Tuesday, December 11, 2007


I just read an informative article about Wikipedia with all of its positives and negatives. One rule I had in my classroom was that Wikipedia was not an acceptable source for any research project. Did my students use Wikipedia and just not list it on their source page? I am sure many did but there were also those students who used Wikipedia only and were caught. How did I know they were using Wikipedia? I would find information in the paper which I knew was false and would ask them what source it came from and without thinking many said "Wikipedia". At which point we checked the information in other books and they realized it was wrong. It was a great lesson for them in double checking information with sources that are more credible.
It's up to you if you allow students to use Wikipedia in the classroom and I contend that it's a great source for base knowledge but that the students should verify the information with another source. As we all know 2-3 sources is better than 1 when verifying information.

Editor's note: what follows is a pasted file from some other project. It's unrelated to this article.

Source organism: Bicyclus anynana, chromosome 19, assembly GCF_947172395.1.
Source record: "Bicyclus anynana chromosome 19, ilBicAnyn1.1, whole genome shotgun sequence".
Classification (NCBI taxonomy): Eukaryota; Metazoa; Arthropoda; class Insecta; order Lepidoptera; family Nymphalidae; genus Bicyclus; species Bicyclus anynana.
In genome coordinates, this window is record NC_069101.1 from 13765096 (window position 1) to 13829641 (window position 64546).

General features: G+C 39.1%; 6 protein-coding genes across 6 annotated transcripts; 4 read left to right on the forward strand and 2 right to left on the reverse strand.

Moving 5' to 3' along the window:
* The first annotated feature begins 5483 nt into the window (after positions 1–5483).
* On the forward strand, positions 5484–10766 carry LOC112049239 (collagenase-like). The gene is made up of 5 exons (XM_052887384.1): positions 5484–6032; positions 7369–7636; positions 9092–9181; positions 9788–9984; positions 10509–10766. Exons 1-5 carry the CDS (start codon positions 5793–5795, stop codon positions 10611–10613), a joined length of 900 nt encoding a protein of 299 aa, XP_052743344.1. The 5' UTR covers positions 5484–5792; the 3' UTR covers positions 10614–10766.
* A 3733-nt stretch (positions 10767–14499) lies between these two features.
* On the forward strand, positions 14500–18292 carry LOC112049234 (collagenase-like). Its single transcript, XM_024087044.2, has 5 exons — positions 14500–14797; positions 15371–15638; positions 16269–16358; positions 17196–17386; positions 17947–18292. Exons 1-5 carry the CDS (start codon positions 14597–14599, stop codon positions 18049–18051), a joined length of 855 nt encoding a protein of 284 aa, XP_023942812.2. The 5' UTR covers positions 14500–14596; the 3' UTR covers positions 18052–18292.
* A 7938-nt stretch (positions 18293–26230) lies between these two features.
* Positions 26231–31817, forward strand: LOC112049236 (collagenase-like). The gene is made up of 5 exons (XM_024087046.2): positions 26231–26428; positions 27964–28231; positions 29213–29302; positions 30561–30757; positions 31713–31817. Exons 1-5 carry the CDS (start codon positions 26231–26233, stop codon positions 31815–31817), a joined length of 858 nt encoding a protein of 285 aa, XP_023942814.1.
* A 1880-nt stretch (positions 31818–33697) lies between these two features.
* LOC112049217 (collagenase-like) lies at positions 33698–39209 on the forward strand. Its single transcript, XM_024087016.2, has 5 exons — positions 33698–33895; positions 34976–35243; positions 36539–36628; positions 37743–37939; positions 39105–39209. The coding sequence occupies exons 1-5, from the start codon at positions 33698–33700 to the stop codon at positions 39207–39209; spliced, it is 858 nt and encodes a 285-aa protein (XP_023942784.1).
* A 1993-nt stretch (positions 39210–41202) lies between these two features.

Monday, December 10, 2007

An administrator contacted me recently requesting help with resources on cyberbullying. Jackie and I put together this list and thought it might be helpful to others:

WiredKids, Inc.
What cyberbullying is how it works, and how to understand and deal with cyberbullies.

Stop Cyberbullying: Because we all need to do what we can.
A social network to discuss cyberbullying, identifying resources and solutions to address this epidemic of online cruelty.

The Bully, the Bullied, and the Bystander: From Preschool to High School – How Parents and Teachers Can Help Break the Cycle of Violence by Barbara Coloroso.

Breaking the Culture of Bullying and Disrespect, Grades k-8: Best Practices and Successful Strategies by Marie-Nathalie Beaudoin and Maureen E. Taylor.

Cyber Bullying: Bullying in the Digital Age by Robin M. Kowalski